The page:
So is life innit?
There is a saying, don’t wish things were easier, wish you were better.
In life, you have to keep levelling up – getting stronger, learning new skills, building alliances, amassing resources and everything you need to win against the big baddies and progress. Always be levelling up.
A game is at its most fun when it is at the right level of challenging. If it is too difficult, it is no fun, and games that are too easy become boring. There is no thrill, if you are able to just mow down enemy after enemy. Eventually you feel like you are just going through the motions.
Good games grow in difficulty as you progress and get better. Sure you have better weapons and health packs stockpiled. but your enemies grow stronger still, keeping you on your toes.
Like they say – new levels, new devils.
Same with life. It is the struggles and challenges we face that make things exciting. They give us things to overcome and that satisfaction after a hard won battle is second to none. All the blood, sweat and blistered thumbs become worth it.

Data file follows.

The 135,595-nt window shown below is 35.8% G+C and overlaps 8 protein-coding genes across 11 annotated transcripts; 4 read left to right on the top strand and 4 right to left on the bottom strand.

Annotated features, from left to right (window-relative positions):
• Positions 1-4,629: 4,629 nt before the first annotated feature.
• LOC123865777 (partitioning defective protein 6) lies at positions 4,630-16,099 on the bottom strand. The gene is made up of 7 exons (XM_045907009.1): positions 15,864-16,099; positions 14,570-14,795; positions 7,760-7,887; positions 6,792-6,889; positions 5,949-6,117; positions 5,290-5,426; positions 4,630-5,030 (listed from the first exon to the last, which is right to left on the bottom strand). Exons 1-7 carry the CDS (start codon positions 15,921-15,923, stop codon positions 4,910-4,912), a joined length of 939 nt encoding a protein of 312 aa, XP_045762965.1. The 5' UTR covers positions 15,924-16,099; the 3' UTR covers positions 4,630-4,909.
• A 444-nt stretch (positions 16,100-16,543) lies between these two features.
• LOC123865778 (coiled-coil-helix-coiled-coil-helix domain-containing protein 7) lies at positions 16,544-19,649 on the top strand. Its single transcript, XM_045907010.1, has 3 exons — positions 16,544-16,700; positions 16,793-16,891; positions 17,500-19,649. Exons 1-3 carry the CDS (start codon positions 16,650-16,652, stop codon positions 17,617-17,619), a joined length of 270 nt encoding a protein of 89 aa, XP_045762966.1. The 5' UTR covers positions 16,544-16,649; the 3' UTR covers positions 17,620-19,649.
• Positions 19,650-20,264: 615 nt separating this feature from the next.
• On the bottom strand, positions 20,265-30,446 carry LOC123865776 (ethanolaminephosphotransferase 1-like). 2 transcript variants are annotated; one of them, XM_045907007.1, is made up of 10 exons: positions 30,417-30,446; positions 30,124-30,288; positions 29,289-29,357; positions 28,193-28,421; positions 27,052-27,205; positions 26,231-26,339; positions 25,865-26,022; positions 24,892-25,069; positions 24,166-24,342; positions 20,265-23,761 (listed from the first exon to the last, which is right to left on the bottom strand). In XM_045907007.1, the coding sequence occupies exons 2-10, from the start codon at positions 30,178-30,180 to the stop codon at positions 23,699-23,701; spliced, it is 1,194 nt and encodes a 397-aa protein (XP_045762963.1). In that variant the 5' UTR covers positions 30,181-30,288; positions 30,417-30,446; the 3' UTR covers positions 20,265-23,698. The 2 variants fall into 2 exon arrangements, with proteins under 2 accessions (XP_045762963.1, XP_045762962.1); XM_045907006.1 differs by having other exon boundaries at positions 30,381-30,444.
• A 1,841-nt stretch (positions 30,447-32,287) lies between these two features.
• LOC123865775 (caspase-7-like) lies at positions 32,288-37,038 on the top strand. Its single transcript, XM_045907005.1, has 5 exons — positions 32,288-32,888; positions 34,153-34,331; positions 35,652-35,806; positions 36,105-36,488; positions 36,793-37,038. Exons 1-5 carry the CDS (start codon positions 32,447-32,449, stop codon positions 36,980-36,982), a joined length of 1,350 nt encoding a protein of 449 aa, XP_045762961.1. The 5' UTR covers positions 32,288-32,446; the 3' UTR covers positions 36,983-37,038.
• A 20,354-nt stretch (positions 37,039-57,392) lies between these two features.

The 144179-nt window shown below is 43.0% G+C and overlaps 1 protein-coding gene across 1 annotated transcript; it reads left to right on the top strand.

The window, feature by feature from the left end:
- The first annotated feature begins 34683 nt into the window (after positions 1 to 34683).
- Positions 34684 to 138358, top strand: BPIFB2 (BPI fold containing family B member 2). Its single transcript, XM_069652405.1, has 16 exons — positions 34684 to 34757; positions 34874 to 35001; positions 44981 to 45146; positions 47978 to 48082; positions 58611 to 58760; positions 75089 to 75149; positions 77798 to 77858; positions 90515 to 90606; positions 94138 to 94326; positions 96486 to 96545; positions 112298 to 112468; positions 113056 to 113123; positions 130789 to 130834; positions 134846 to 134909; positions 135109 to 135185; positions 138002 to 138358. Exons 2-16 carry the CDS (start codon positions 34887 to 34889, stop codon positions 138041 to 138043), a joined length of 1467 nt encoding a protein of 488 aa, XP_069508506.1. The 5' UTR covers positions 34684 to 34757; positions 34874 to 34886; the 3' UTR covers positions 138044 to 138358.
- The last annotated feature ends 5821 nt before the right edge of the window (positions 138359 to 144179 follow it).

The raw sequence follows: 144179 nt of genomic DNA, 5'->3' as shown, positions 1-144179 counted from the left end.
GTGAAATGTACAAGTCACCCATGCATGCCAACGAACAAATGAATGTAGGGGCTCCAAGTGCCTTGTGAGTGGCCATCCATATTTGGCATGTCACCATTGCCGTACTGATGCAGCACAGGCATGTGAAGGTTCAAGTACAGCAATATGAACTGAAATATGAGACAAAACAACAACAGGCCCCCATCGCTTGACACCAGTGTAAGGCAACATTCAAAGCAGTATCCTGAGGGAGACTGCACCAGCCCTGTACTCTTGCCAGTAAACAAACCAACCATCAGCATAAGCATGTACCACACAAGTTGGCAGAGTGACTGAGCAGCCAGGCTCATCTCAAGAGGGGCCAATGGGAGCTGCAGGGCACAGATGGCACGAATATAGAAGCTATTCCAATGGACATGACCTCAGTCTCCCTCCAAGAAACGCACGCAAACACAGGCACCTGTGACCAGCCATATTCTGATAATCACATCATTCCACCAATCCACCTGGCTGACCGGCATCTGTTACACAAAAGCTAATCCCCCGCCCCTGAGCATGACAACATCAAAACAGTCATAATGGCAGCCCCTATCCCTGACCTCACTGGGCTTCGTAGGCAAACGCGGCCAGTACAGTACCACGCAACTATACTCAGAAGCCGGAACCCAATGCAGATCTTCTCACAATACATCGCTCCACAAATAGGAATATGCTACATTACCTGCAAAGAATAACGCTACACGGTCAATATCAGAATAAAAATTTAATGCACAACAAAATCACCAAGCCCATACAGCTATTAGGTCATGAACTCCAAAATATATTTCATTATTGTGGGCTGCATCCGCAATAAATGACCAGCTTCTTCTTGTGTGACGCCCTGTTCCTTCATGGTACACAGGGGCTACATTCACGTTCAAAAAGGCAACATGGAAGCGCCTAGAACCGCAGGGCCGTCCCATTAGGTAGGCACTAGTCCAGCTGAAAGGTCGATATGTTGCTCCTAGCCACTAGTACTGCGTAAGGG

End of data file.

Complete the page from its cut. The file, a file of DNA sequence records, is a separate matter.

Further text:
Until the next level, the next skirmish, the next boss.
We might win today, but we will have something to face tomorrow. The game continues.
So in the same way, embrace the struggle of life and relish the challenges. They keep things fun. Face your fears, build your alliances, battle the enemies and celebrate every win as you journey through the great game of life.
See you at the credits…or the DLC.
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Awesome Life Lessons!
It’s great to hear a positive perspective to a multi-billion dollar industry that is seen as a time-waster or childish.
For such a huge and long lasting industry, gaming is severely underrated. I’ve had some of my most profound media experiences this year in games. I’m reading an interesting book by Jane McGonigal (Reality is Broken) about how games can have far reaching applications beyond just leisure.